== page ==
The Philippine Cuisine has humble beginnings, it has originated from Malayo-Polynesian, and the country’s cuisine consisted of root crops, game, vegetables and seafood. Filipino food recipes then was almost always boiled, roasted or broiled. When the Chinese traders came some of them stayed and thought their Filipina wives to cook their dishes such as Pansit (noodles), Lumpia (vegetable rolls) and Siopao (steamed buns). Then Spanish Conquistadores came, they introduced us to dishes like Rellenos (stuffed chicken or fish), Morcon (rolled and stuffed beef) and Pocheros (stews). Food historians claim that 80 % of Filipino dishes are of Spanish origin. The marriage of Chinese and Spanish cuisines became eminent when Panciterias were established in the 19th century. From 1898 to 1946, American influences added yet another dimension to our food culture -convenience snack foods such as hamburgers, sandwiches and steaks were embraced by Filipinos.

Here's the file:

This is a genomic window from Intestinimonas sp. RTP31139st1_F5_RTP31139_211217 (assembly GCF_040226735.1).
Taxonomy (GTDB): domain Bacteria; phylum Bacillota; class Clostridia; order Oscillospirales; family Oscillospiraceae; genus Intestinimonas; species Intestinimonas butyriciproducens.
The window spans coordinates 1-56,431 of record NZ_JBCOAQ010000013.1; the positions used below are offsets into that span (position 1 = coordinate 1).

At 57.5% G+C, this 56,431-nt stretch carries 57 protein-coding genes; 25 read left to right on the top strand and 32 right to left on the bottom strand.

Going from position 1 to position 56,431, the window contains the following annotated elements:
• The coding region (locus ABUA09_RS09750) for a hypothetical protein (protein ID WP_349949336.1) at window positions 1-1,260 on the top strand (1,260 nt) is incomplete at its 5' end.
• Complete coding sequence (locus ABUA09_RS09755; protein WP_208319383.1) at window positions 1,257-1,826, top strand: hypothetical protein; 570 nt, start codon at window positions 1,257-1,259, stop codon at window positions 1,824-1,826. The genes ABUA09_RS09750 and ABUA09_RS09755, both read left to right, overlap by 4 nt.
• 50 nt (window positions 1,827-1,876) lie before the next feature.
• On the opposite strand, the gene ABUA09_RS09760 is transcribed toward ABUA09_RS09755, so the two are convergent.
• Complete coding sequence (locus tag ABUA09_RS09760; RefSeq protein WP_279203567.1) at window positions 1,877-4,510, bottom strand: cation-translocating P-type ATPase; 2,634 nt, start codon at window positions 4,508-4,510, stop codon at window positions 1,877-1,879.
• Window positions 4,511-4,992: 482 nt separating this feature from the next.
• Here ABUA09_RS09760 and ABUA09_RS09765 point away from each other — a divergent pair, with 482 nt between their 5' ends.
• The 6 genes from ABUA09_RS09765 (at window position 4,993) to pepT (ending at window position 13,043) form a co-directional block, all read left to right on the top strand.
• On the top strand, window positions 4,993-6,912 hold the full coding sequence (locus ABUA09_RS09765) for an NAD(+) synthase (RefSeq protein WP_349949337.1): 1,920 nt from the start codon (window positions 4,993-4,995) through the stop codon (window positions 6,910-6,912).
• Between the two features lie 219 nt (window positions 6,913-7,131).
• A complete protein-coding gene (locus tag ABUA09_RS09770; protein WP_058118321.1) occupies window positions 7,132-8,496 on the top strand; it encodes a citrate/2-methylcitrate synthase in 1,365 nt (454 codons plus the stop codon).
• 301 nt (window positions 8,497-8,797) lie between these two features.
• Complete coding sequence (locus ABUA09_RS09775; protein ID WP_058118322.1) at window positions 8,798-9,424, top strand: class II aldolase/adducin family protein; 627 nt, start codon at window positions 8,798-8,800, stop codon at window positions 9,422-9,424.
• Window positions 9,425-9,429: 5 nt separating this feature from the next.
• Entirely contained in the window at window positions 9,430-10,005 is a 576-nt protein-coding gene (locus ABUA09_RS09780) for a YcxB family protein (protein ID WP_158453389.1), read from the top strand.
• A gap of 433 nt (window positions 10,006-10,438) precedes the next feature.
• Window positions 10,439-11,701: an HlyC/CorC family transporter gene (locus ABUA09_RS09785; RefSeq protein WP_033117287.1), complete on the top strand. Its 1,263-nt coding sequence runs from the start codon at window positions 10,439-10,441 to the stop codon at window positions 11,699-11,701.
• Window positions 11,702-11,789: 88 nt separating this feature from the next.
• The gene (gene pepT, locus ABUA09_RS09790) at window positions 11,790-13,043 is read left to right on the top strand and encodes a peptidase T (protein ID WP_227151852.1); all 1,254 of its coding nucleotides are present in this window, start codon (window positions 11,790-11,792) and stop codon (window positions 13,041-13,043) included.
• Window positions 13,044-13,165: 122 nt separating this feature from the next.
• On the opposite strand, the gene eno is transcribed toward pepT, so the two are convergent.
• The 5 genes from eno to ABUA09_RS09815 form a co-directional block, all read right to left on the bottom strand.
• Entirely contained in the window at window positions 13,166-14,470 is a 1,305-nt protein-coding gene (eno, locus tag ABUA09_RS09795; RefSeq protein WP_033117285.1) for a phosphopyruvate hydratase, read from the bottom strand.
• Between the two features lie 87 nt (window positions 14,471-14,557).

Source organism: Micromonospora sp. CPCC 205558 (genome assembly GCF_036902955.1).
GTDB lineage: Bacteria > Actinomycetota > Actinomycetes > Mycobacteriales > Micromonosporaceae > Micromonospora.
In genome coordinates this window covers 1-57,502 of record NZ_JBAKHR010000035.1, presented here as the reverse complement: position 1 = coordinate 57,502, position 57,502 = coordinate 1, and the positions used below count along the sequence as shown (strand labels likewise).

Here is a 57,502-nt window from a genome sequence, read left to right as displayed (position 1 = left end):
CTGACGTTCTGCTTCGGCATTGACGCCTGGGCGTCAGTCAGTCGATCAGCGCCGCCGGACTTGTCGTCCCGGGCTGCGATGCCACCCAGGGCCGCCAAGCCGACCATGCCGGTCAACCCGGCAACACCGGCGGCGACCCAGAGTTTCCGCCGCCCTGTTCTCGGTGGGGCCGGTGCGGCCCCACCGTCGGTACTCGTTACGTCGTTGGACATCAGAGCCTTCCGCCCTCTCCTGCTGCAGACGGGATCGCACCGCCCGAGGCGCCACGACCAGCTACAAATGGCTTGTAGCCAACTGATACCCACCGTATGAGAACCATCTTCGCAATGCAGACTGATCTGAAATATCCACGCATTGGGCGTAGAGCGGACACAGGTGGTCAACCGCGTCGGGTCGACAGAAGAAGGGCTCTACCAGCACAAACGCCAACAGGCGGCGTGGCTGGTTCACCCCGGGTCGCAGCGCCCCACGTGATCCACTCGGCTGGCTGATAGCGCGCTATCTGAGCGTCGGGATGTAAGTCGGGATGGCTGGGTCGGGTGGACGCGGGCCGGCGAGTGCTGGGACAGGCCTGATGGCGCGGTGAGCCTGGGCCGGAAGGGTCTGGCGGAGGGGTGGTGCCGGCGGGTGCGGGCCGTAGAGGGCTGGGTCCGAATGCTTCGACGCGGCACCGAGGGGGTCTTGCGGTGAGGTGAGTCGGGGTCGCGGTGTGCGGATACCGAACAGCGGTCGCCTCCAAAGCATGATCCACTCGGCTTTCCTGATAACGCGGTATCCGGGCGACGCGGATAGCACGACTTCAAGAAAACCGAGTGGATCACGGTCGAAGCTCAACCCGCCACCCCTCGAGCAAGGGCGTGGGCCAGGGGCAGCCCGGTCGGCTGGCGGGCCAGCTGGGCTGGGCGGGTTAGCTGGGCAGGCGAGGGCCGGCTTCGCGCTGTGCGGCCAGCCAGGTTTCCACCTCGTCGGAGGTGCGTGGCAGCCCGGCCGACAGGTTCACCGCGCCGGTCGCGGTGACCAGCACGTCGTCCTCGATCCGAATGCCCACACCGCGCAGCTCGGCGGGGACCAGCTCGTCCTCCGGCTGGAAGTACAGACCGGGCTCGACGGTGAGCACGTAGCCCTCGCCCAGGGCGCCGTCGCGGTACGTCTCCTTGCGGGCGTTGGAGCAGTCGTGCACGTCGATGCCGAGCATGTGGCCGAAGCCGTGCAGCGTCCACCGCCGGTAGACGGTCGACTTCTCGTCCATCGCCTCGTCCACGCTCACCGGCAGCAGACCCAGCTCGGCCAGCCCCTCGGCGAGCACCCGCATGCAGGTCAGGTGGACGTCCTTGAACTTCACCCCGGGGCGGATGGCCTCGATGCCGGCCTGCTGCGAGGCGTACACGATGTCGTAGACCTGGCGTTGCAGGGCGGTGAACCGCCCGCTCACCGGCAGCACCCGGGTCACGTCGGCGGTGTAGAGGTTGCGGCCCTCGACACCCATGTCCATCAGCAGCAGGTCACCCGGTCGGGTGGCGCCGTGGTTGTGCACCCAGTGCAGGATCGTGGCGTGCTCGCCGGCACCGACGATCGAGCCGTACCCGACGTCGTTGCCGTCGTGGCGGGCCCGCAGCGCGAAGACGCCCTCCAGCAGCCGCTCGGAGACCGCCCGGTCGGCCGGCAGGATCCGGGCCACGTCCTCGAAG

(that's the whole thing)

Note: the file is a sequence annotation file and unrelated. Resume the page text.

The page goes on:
Today, Philippine cuisine continues to evolve as new techniques and styles of cooking find their way into one of the most active melting pots of Asia-A fusion of various recipes from earlier traders, Asian immigrants and former colonizers. Our penchant for cooking resulted into a unique Philippine culinary arts –a mixture of eastern and western cuisine–a gastronomic delight that has been savoured through many generations. To most of us Filipinos, food is important as it is an integral part of local art and culture as well as communal existence.